Stand Up to Bullying Day – Actions for Employers

Today is international Stand Up to Bullying Day which is celebrated by 25 countries including the UK.
Bullying and harassment is nasty conduct which makes people feel intimidated, degraded, humiliated or offended. It might not be obvious to other people, but it is always about the perception of the person being bullied or harassed. The behaviour may be between two people, manager and employee or two employees or may even involve groups of employees. It has various forms – it could be a one off incident or may be persistent. It can be written in an email or letter, by phone and even face to face. No matter what form it takes, it can be very damaging to those affected.
Examples of bullying and harassment include:
  • constant criticism


  • picking on someone



  • undermining of competence



  • exclusion or victimisation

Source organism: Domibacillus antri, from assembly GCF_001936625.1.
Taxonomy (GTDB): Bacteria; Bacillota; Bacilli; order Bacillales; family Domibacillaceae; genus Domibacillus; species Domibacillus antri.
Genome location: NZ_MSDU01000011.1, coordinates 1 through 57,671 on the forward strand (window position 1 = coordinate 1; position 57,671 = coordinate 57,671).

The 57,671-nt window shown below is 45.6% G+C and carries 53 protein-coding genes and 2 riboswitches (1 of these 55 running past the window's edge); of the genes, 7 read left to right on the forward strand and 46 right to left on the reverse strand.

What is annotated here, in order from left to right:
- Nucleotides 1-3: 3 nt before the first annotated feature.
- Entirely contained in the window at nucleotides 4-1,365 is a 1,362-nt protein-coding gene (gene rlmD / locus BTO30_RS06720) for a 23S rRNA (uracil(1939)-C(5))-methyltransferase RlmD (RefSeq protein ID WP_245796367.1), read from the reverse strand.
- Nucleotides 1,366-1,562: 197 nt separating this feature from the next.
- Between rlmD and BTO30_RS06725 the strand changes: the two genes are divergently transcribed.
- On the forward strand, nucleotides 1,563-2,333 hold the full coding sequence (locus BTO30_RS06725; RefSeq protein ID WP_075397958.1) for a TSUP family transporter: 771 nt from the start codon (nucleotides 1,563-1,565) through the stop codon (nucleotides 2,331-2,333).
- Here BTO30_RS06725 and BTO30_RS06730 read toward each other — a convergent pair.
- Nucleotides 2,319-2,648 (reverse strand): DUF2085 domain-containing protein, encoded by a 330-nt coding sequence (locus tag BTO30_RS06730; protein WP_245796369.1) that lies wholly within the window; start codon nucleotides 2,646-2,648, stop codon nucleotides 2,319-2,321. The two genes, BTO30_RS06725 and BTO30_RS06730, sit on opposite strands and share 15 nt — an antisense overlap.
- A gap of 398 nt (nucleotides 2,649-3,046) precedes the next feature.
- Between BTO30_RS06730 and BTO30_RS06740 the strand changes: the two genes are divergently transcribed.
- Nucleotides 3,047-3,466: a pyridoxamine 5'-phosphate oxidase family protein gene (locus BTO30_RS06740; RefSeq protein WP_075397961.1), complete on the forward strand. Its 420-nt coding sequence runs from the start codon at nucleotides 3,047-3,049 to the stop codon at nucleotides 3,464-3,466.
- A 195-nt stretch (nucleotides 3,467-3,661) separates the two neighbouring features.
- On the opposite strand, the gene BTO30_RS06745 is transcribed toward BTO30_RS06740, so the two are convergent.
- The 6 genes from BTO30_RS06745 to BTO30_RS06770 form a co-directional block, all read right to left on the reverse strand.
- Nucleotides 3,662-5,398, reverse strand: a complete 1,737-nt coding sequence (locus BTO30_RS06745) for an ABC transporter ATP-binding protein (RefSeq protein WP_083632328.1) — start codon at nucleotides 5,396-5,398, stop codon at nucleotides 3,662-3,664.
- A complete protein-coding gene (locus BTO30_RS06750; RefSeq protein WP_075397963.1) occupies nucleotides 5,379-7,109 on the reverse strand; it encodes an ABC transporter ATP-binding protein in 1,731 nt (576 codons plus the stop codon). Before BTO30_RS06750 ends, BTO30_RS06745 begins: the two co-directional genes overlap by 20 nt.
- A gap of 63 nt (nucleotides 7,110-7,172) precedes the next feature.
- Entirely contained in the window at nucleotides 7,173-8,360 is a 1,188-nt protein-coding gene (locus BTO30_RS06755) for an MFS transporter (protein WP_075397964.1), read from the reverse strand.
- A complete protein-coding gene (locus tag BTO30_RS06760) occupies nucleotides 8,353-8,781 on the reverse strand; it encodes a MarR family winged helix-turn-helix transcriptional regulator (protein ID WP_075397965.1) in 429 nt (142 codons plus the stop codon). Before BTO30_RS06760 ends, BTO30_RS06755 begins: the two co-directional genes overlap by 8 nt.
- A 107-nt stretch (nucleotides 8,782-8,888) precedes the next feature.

• insulting someone



  • unfair treatment



  • denying promotional opportunities


Harassment could be related to a protected characteristic as outlined in the Equality Act 2010 which includes  race, age, disability, gender, sexual orientation, maternity, religion, marriage or civil partnership and it is unlawful.
It is often very difficult for a person being bullied or harassed to complain. Often they can not cope with the situation and resign.
It is important for employers to have a policy in place that spells out all the options available to employees and so they know who they can complain to.   If it is an employee’s manager who has been doing the bullying and harassment, then it should be possible for the employee to approach HR or a trade union for assistance. Many larger organisations have harassment counsellors in place who are employees specially trained to assist employees.
There could be a huge impact on an organisation for failing to acknowledge and deal with a bullying and harassment situation which includes loss of morale, poor performance, loss of profits, absence, turnover and unlimited compensation in an employment tribunal.